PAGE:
Tuesday, February 28, 2006

Live the Stories

I heard a sermon recently called "Live the Stories". The gist of it was that while the Jews who crossed the Jordan into Israel were not the ones who left Egypt (that whole golden calf incident), the stories of the previous generation were a part of their lived experience because they heard these stories told over and over, and it was very real to them. The application, of course, being that we, too, should make the narratives of the Bible part of our lived experience by immersing ourselves in these stories.

It wasn't so much the content (although it was good) as the presentation that has kept me thinking about this. The sermon was delivered by a PhD student in Homiletics at Vanderbilt who is a very gifted speaker. He did the whole sermon in first person as a child who was born during the 40 years in the desert, and in doing so painted such a vivid word picture that the poetry seemed to seep out of his pores like one who has worked up a great sweat.

While the central message was deep and the presentation artful, I was left unmoved. Perhaps this was just my brain going into academic mode, critiquing his exegesis, or my preacher self sizing up a colleague. Whatever the case, I didn't find myself moved in the way that lets me know I am truly worshiping God.

But when the sermon was over a woman stood up and began to sing "Were You There When They Crucified My Lord?" a capella (no piano or anything accompanying her). The song paints a very simple picture of Jesus' suffering, and has never really moved me, but this time I absolutely melted. Every inflection in her voice as she sang told us of the pain she felt watching these terrible things happen to Jesus. Even though she was born 2,000 years after the fact, she was there, and she took me with her. I was there when they crucified my Lord.

As God is so fond of doing, I was smacked upside the head with a simple but profound truth. God seems to have given me a gift with words, and I'm usually a little too proud of that fact, showing it off even when no one asks. But in this moment it was not the abundance of artful, poetic language, but the simplicity of an old slave spiritual that transported me back to that day at Calvary. Less turned out to be more.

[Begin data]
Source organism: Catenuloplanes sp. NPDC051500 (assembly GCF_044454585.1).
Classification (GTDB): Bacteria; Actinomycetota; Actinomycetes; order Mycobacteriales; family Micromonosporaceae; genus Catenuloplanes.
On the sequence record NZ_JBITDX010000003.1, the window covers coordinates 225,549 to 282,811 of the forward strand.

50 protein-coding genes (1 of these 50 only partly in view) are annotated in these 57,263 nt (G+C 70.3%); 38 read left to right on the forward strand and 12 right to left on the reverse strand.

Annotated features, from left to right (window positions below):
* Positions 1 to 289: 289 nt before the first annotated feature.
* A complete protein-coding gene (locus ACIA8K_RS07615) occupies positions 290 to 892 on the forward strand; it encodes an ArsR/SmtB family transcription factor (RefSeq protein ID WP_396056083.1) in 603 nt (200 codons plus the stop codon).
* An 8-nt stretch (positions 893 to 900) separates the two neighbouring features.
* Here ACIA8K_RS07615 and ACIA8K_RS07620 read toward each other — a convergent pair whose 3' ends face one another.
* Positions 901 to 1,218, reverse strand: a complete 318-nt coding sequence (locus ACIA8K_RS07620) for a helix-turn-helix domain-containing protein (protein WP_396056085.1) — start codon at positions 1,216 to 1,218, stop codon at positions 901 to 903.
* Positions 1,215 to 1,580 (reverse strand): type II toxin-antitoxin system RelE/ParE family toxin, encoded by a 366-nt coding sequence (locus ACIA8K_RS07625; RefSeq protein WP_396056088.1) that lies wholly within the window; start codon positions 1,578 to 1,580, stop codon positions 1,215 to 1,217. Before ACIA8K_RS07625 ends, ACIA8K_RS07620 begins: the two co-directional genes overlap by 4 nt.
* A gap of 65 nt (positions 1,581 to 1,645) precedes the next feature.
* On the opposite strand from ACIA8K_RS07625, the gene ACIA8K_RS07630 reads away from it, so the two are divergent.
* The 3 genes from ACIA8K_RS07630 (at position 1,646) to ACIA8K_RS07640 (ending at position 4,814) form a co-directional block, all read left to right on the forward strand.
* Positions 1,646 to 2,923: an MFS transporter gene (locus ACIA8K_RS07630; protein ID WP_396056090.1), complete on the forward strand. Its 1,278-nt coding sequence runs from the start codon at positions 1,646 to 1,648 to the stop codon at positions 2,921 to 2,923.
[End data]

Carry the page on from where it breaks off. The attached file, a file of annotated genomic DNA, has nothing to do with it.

That day the song was the sermon to me. It was in the song that I began to experience the old, old story as if I had been there.


Anonymous said...

Hi Matt,

I'm really glad you've started actively blogging... Jess emailed me the link to your blog back in the fall and I check it periodically but never any new posts!!

Anyway, I've really enjoyed and appreciated reading your few most recent posts, especially the one about the homeless man in the parking lot. I'd love to talk with you about the work I do with homeless ministry here in Boston... we do a lot of praying with people on the streets, and I know what you mean about feeling weird about it... although after the first time it never really felt weird to me again... I think because of the people I'm with, who just walk with this kind of calm and confidence and assuredness and aren't concerned with people looking at them or whatever -- I think that's contagious or something.

And "Were You There" never fails to get me every time!! Often used at Good Friday services and whatnot; I'm always in tears. It's this basic "simple" message that drew me in to Christianity in the first place, and continues to speak to me even when I'm mired in my academic intellectualism.

A holy Ash Wednesday and Lenten season to you!!


P.S. my blog, which I haven't updated in forever, is at tjammas.blogspot.com

Brett Royal said...

Sometimes the passion gets lost. Those are some rare moments when the spirit moves like that (at least for me). Several years ago I was challenged by a Sunday School teacher to try to become passionately involved when reading the scripture. These are real historical people with real historical feelings, wishes, and desires. Shortly thereafter, I began to read in the Bible about Joseph. How he was betrayed by his brothers and went through very rough times, but in the end it was his brothers who stood before him in their time of need. At that time, it really hit me and I began to weep. Just thinking about it can get me started again. I haven't had the same experience with other passages, but Joseph's story will always stand out for me.